B31 - Grid reference SP011809
By the 1930s determined efforts were being made to rid the city of its slum dwellings. Large numbers of the inner-city population were rehoused in municipal estates built on greenfield sites. Large-scale building had begun west of Northfield before World War 2: the Allens Cross and Weoley Castle council estates were built in the early 1930s to house some 5000 families. Ley Hill and Bangham Pit were a post-war continuation of the project. An estate of some 400 dwellings was built during the 1950s. By the end of the 20th century the housing had deteriorated badly through lack of investment and maintenance and became the object of concerted action c2005.
Bangham Pit Farm stood at the top end of what is now Bangham Pit Road. It probably took its name from a nearby quarry. This district lies on the Birmingham sandstone ridge and there were numerous quarries in the area into the 20th century; gravel pits are also to be found near here. The origin of the name Bangham is unknown but may have been the surname of a landowner; certainly there were Banghams in Birmingham and in the Stourbridge area in the 19th century. Bangham Pit Farm stood on the site now occupied by Bangham Pit Road, and it, rather than the pit itself, is likely to have given its name to the street and the district.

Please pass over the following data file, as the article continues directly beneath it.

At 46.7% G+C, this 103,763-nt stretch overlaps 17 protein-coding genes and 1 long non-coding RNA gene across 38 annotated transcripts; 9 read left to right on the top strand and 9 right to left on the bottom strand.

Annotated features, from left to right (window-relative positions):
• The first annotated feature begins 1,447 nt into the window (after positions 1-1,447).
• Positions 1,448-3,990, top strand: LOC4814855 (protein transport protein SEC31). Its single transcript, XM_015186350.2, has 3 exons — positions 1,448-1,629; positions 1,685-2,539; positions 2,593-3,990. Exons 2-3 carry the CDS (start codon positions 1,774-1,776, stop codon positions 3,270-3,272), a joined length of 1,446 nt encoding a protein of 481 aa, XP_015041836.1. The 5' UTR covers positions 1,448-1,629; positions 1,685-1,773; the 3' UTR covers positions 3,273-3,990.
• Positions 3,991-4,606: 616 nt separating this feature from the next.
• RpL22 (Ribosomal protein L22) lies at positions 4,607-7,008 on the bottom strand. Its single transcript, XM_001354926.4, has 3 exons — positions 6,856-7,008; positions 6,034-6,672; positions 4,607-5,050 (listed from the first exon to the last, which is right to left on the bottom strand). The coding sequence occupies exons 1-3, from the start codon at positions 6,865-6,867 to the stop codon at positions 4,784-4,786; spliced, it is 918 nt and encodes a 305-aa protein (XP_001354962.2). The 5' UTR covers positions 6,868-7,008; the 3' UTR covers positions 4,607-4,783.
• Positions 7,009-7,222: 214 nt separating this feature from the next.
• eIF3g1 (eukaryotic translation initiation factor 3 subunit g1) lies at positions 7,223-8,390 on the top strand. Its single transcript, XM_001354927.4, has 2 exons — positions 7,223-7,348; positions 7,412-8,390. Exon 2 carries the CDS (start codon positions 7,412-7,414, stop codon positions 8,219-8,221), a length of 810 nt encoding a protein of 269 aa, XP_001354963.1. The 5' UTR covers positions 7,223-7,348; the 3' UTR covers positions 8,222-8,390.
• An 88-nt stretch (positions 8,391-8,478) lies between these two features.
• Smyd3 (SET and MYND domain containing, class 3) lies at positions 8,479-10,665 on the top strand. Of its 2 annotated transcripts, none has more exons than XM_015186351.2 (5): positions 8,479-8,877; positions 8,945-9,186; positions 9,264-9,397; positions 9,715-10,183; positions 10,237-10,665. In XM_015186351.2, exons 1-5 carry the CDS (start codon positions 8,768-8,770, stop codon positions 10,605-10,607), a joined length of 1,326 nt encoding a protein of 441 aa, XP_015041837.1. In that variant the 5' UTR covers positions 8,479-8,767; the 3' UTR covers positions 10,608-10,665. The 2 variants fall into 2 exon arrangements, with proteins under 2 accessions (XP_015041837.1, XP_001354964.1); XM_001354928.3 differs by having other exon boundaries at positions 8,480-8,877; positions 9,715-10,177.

View from Corwen Croft across Genners Lane to Bangham Pit Road. Some of the housing has been rebuilt here. Click here to go to Google Maps.
William Dargue 04.09.2008/ 30.07.2010
Google Maps - If you lose the original focus of the Google map, press function key F5 on your keyboard to refresh the screen. The map will then recentre on its original location.
For 19th-century Ordnance Survey maps of Birmingham go to British History Online.